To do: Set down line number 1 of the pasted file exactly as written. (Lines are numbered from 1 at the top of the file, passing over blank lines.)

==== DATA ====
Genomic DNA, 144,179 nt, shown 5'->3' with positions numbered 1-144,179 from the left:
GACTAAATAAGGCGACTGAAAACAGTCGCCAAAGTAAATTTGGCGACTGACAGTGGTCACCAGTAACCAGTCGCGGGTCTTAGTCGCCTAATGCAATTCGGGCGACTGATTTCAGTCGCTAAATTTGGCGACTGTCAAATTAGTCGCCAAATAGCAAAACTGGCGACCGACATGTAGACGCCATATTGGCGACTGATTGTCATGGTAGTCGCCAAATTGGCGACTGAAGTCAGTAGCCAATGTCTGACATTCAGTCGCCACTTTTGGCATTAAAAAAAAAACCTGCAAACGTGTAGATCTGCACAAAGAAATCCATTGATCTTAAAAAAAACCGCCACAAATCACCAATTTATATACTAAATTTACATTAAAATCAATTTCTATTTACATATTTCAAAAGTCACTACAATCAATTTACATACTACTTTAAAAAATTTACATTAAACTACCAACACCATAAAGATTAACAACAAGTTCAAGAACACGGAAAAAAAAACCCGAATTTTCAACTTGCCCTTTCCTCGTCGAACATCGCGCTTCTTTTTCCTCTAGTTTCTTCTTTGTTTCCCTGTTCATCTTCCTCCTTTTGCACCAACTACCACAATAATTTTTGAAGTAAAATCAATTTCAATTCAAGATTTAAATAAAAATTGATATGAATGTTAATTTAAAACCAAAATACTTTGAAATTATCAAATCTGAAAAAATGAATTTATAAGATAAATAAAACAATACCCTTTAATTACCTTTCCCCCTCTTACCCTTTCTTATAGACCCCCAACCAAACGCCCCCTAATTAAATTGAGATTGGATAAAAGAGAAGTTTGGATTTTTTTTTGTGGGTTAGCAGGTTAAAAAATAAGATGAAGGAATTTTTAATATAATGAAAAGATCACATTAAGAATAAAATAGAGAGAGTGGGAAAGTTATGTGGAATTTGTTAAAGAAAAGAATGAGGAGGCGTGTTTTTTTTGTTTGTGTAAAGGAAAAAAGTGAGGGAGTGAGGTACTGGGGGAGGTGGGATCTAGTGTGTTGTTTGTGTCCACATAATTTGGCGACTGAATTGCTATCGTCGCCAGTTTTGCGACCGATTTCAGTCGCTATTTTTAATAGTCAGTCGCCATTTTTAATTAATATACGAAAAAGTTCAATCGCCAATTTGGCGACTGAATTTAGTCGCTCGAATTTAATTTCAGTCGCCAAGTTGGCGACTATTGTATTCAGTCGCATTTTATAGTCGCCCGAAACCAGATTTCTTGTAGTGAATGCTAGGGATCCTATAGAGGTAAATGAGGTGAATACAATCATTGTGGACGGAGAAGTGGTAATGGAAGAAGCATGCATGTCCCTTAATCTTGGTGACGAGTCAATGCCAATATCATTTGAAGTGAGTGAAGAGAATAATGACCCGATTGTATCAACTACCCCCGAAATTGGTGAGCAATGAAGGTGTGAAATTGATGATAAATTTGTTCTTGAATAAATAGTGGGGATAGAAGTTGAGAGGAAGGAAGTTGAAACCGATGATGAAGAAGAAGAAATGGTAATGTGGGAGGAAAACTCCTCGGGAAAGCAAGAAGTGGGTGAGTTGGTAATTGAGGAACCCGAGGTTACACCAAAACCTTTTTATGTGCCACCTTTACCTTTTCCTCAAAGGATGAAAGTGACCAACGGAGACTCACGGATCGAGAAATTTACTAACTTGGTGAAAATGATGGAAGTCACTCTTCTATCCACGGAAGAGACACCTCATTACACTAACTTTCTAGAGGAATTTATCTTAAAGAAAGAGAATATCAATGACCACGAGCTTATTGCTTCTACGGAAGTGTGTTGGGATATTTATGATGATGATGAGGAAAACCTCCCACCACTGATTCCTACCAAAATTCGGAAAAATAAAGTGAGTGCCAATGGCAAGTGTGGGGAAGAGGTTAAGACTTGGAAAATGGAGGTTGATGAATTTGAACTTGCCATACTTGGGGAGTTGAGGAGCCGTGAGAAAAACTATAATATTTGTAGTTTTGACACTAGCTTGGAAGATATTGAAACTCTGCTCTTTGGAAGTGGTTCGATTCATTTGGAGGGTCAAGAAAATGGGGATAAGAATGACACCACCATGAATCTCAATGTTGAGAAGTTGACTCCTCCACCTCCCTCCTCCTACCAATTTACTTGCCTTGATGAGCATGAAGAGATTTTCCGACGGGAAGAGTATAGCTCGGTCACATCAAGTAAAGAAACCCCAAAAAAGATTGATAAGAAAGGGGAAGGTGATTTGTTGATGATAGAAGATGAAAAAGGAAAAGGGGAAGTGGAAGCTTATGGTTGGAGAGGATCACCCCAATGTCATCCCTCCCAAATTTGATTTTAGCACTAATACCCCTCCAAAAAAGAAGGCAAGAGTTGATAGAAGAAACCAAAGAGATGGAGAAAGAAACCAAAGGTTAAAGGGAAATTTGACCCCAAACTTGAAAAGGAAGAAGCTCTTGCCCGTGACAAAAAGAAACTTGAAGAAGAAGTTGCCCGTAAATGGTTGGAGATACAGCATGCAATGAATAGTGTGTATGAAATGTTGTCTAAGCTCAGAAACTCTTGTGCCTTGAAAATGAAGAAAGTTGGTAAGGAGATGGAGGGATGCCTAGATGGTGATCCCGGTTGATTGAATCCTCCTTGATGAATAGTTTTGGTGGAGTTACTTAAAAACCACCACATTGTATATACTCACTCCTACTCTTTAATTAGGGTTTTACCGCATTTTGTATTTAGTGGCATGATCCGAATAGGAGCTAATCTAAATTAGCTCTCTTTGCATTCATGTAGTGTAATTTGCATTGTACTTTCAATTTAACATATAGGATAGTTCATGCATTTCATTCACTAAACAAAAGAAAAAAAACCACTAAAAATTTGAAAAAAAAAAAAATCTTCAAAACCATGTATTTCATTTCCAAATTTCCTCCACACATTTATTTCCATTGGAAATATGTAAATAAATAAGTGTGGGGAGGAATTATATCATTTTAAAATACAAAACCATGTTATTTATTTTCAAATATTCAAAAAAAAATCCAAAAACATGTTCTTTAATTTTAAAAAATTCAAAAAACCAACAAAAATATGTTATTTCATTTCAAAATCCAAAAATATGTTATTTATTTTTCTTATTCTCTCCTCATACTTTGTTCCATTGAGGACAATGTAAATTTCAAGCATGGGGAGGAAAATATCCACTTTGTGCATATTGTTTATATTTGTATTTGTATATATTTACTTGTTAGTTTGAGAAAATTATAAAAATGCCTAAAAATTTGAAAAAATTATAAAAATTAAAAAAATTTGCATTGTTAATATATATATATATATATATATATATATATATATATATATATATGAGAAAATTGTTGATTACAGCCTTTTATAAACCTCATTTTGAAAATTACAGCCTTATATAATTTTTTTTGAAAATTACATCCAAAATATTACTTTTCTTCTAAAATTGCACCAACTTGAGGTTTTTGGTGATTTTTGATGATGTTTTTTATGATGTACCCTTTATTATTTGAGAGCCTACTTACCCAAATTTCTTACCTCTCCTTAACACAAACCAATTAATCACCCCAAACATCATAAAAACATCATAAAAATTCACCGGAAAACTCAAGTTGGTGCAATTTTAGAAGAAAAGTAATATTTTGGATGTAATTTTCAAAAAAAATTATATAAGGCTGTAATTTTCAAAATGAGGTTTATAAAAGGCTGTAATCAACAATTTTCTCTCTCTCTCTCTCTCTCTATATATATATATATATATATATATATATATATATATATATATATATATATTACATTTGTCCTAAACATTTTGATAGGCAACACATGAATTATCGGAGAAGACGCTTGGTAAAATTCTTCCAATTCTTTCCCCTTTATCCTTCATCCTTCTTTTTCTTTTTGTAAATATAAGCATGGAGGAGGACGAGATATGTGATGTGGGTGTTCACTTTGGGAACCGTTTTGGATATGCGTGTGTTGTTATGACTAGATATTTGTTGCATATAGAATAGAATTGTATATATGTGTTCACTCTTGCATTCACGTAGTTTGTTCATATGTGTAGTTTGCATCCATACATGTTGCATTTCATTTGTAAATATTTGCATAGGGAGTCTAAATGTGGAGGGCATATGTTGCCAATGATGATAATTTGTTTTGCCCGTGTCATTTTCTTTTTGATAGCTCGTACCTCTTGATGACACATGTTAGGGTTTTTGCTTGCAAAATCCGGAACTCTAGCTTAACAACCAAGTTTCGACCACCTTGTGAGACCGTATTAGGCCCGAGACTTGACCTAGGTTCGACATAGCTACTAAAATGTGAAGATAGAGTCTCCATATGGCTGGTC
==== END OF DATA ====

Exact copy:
Genomic DNA, 144,179 nt, shown 5'->3' with positions numbered 1-144,179 from the left: